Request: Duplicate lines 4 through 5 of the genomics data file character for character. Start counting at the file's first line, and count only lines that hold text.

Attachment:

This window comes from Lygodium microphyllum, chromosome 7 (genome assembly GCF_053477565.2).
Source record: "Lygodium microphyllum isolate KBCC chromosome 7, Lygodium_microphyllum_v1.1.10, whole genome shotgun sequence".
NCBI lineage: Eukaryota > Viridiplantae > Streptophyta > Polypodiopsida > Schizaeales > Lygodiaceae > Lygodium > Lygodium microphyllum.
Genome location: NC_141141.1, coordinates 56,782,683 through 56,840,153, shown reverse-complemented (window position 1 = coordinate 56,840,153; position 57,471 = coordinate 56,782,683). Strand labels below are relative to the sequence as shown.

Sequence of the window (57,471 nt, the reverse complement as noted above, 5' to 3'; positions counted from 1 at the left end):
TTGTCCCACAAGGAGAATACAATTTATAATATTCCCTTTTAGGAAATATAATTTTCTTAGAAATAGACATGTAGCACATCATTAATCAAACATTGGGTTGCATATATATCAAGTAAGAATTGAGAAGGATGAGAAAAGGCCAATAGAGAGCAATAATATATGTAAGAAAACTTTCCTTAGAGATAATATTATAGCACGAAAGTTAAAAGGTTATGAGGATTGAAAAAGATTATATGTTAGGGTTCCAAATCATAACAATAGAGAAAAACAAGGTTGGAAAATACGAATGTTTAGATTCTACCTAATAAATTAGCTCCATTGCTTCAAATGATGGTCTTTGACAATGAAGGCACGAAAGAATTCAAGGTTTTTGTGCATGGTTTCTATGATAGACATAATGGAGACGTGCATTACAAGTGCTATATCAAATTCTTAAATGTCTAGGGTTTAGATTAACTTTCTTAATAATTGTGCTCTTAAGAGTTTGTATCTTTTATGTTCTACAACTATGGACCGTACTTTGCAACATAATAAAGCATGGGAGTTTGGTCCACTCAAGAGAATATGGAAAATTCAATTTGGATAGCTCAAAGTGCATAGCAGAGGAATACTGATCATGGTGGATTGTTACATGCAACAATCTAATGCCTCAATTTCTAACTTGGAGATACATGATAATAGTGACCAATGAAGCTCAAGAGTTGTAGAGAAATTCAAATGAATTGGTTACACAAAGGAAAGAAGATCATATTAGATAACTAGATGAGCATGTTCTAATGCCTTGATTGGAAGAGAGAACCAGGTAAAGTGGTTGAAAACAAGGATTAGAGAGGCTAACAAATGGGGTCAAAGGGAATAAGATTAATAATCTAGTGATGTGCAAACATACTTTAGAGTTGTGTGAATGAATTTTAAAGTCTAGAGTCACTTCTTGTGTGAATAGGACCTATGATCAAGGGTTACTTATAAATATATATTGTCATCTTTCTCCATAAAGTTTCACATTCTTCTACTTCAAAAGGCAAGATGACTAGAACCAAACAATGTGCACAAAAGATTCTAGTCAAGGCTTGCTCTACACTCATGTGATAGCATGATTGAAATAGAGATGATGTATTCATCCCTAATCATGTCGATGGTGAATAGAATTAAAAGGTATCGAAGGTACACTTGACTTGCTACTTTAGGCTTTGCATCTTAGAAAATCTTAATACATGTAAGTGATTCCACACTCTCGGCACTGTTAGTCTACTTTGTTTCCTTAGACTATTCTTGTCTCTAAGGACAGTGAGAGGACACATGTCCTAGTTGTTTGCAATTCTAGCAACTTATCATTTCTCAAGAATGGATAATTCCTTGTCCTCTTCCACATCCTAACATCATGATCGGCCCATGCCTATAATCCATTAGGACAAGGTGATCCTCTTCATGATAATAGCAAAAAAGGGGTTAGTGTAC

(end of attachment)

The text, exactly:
Genome location: NC_141141.1, coordinates 56,782,683 through 56,840,153, shown reverse-complemented (window position 1 = coordinate 56,840,153; position 57,471 = coordinate 56,782,683). Strand labels below are relative to the sequence as shown.

Sequence of the window (57,471 nt, the reverse complement as noted above, 5' to 3'; positions counted from 1 at the left end):